You Get What You Pay For
Without a doubt, the least enjoyable part of an otherwise totally kick-ass job, is telling clients that they need to be spending more money on their clothes, shoes, accessories. It seems to be part of the human experience to have hang ups about money; we all do. It also seems nearly universal to want to get the most for the least, and I am no exception to this preference. At different times, I’ve procured for clients, friends and myself $1500-$2000 handbags, nearly brand new, for $300-$400 from my favorite consignment store, Common Threads. When at all possible, I prefer to buy things very gently used and very deeply discounted. But that’s not always possible. A finite amount of merchandise at any given time does not always permit the possibility for these incredible steals.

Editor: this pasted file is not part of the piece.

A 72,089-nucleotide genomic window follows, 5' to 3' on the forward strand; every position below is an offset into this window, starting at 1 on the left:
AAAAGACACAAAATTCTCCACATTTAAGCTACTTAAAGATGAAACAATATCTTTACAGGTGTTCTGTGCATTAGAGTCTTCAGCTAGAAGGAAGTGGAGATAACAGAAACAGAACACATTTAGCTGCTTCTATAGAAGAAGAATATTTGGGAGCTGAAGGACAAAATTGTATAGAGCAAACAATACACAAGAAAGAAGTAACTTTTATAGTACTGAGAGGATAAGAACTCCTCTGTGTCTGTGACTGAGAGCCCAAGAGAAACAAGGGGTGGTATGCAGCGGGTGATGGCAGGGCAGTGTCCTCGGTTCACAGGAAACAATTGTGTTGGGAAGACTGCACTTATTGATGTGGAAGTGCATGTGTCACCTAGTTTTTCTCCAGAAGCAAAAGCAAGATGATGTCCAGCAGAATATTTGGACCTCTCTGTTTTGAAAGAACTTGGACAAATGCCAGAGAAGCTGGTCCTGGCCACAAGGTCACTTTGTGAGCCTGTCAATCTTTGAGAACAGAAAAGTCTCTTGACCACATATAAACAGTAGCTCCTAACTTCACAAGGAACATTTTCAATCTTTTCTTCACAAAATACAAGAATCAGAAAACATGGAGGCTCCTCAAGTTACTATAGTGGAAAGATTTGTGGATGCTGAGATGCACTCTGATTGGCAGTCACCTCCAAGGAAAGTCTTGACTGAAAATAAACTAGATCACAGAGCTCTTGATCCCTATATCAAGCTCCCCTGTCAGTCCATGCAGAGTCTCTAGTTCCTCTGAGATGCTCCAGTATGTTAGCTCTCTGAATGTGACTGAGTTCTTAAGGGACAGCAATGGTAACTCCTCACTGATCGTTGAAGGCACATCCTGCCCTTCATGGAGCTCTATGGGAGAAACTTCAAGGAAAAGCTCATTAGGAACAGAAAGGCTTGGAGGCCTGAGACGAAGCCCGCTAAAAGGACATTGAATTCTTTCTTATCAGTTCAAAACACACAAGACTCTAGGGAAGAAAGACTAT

As much as my services cater to styling my clients, they also cater to educating them. I want you to know what’s overpriced (Ralph Lauren), what stores provide outstanding customer service (Chelsea in Boulder), what accessories are really worth the splurge (shoes), what are the best items to buy at consignment (bags), where you can save (costume jewelry) and where you should not. So when I tell you and my clients that they need to be spending more money (in relation to what they have available to spend), please believe that I know what I’m talking about.
I speak more about this issue here. And keep this in mind when you’re considering the upgrades: I’ve never, personally and in my business, known anyone to regret spending more.